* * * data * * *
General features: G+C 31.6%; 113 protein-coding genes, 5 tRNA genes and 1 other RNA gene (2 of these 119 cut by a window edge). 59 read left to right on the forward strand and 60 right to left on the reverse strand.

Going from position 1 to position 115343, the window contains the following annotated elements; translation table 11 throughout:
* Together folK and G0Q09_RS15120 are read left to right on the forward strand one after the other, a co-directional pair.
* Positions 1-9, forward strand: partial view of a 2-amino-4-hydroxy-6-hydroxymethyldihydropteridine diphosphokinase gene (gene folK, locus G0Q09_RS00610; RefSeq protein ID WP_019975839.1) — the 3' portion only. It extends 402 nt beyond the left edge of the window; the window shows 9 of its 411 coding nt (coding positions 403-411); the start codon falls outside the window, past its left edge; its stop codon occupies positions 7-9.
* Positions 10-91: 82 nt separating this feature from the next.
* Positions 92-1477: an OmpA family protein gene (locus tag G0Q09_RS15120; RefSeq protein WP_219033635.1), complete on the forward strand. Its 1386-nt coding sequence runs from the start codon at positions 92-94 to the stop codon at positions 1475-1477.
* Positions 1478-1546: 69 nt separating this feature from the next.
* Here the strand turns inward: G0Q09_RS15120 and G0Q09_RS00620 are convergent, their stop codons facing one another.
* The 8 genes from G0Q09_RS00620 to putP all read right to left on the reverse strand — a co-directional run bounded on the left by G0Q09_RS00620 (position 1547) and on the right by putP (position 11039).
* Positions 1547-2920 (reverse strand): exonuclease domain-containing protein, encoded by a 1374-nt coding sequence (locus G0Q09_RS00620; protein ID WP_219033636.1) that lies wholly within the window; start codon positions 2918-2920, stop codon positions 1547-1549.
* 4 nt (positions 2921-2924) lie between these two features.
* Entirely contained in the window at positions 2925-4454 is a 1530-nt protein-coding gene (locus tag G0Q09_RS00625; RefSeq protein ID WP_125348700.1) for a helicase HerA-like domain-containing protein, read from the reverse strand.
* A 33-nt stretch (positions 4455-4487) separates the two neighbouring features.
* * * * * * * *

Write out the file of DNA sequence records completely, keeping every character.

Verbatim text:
General features: G+C 31.6%; 113 protein-coding genes, 5 tRNA genes and 1 other RNA gene (2 of these 119 cut by a window edge). 59 read left to right on the forward strand and 60 right to left on the reverse strand.

Going from position 1 to position 115343, the window contains the following annotated elements; translation table 11 throughout:
* Together folK and G0Q09_RS15120 are read left to right on the forward strand one after the other, a co-directional pair.
* Positions 1-9, forward strand: partial view of a 2-amino-4-hydroxy-6-hydroxymethyldihydropteridine diphosphokinase gene (gene folK, locus G0Q09_RS00610; RefSeq protein ID WP_019975839.1) — the 3' portion only. It extends 402 nt beyond the left edge of the window; the window shows 9 of its 411 coding nt (coding positions 403-411); the start codon falls outside the window, past its left edge; its stop codon occupies positions 7-9.
* Positions 10-91: 82 nt separating this feature from the next.
* Positions 92-1477: an OmpA family protein gene (locus tag G0Q09_RS15120; RefSeq protein WP_219033635.1), complete on the forward strand. Its 1386-nt coding sequence runs from the start codon at positions 92-94 to the stop codon at positions 1475-1477.
* Positions 1478-1546: 69 nt separating this feature from the next.
* Here the strand turns inward: G0Q09_RS15120 and G0Q09_RS00620 are convergent, their stop codons facing one another.
* The 8 genes from G0Q09_RS00620 to putP all read right to left on the reverse strand — a co-directional run bounded on the left by G0Q09_RS00620 (position 1547) and on the right by putP (position 11039).
* Positions 1547-2920 (reverse strand): exonuclease domain-containing protein, encoded by a 1374-nt coding sequence (locus G0Q09_RS00620; protein ID WP_219033636.1) that lies wholly within the window; start codon positions 2918-2920, stop codon positions 1547-1549.
* 4 nt (positions 2921-2924) lie between these two features.
* Entirely contained in the window at positions 2925-4454 is a 1530-nt protein-coding gene (locus tag G0Q09_RS00625; RefSeq protein ID WP_125348700.1) for a helicase HerA-like domain-containing protein, read from the reverse strand.
* A 33-nt stretch (positions 4455-4487) separates the two neighbouring features.